Chapter 1. Introduction

Table of Contents

What is SVK?
SVK's History
SVK's Features
SVK's Architecture
Installing SVK
SVK's Components
A Quick Start

Version control is the art of managing changes to information. It has long been a critical tool for programmers, who typically spend their time making small changes to software and then undoing those changes the next day. But the usefulness of version control software extends far beyond the bounds of the software development world. Anywhere you can find people using computers to manage information that changes often, there is room for version control. And that's where SVK comes into play.

This chapter contains a high-level introduction to SVK—what it is; what it does; how to get it.

What is SVK?

SVK is a free/open-source version control system. That is, SVK manages files and directories over time. A tree of files is placed into a depot on the user's machine. The depot remembers every change ever made to your files and directories, and also to other files and directories that you mirror from other places. This allows you to recover older versions of your data, or examine the history of how your data changed. In this regard, many people think of a version control system as a sort of “time machine”.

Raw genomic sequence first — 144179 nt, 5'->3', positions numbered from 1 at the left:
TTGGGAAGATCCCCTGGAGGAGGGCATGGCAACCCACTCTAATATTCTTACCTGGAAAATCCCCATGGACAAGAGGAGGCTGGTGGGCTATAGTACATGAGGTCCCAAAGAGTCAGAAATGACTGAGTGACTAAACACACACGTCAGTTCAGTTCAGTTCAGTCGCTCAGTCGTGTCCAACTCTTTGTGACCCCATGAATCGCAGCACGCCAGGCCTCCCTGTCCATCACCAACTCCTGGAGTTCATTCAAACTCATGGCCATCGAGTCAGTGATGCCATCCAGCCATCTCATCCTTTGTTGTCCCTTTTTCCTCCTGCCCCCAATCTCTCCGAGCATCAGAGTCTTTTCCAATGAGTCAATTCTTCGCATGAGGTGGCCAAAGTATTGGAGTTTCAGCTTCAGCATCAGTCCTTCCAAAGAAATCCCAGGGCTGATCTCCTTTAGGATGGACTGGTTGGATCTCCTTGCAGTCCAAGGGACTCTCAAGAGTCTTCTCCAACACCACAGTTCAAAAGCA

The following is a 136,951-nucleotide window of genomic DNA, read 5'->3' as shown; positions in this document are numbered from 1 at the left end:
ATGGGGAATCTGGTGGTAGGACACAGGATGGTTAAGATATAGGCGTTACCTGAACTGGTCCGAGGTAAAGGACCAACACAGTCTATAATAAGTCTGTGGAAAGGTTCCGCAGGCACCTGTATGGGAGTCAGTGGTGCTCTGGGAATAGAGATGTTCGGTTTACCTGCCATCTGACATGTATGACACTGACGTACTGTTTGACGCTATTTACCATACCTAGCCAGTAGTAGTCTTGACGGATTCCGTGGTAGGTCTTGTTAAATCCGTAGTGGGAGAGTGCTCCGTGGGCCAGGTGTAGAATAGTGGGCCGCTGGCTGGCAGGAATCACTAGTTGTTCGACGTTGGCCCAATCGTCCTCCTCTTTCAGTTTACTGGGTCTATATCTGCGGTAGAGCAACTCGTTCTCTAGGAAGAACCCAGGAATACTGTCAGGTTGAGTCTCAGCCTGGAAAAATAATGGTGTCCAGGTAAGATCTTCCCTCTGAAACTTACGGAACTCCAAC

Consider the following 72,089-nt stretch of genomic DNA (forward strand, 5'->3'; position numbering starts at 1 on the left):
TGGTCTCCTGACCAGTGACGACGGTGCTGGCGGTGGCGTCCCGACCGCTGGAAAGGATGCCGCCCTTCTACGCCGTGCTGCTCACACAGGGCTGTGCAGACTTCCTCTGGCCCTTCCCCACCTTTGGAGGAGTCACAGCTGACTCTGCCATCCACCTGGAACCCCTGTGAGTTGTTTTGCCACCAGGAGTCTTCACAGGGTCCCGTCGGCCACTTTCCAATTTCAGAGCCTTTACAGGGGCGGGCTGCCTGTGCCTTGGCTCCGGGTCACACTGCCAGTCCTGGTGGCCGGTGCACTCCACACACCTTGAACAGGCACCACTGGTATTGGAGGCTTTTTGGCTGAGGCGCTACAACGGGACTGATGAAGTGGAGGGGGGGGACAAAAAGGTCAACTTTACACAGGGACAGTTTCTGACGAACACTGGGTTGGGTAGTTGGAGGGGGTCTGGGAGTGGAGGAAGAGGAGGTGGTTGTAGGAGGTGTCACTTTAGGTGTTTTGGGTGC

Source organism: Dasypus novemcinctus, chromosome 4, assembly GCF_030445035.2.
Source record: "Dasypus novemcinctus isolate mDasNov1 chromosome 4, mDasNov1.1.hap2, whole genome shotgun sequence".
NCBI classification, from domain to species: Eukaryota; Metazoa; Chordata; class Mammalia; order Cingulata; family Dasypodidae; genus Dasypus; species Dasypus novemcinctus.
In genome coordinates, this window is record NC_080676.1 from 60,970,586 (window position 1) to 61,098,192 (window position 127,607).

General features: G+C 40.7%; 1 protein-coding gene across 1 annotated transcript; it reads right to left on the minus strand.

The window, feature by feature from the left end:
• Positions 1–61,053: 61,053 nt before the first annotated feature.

Also central to many uses of Version Control is the concept of a repository. A repository is like a filesystem that can either be hosted on a remote server or locally on the same machine as the user's depot. While SVK doesn't currently provide a repository server, it has been designed to be able to work with repositories created by other Version Control systems; in particular Subversion repositories.

SVK can access repositories across networks, which allows them to be used by people on different computers. This is convenient to those who like a centralized repository model, and SVK supports this fully. Others prefer to use other more detached or distributed models, and again SVK is at home in these environments too. Whichever model is used, because the work is versioned, can always track back through the changes that have been made, and undo them if required.

Some version control systems are also software configuration management (SCM) systems. These systems are specifically tailored to manage trees of source code, and have many features that are specific to software development—such as natively understanding programming languages, or supplying tools for building software. SVK, however, is not one of these systems. It is a general system that can be used to manage any collection of files. For you, those files might be source code—for others, anything from grocery shopping lists to digital video mix-downs and beyond.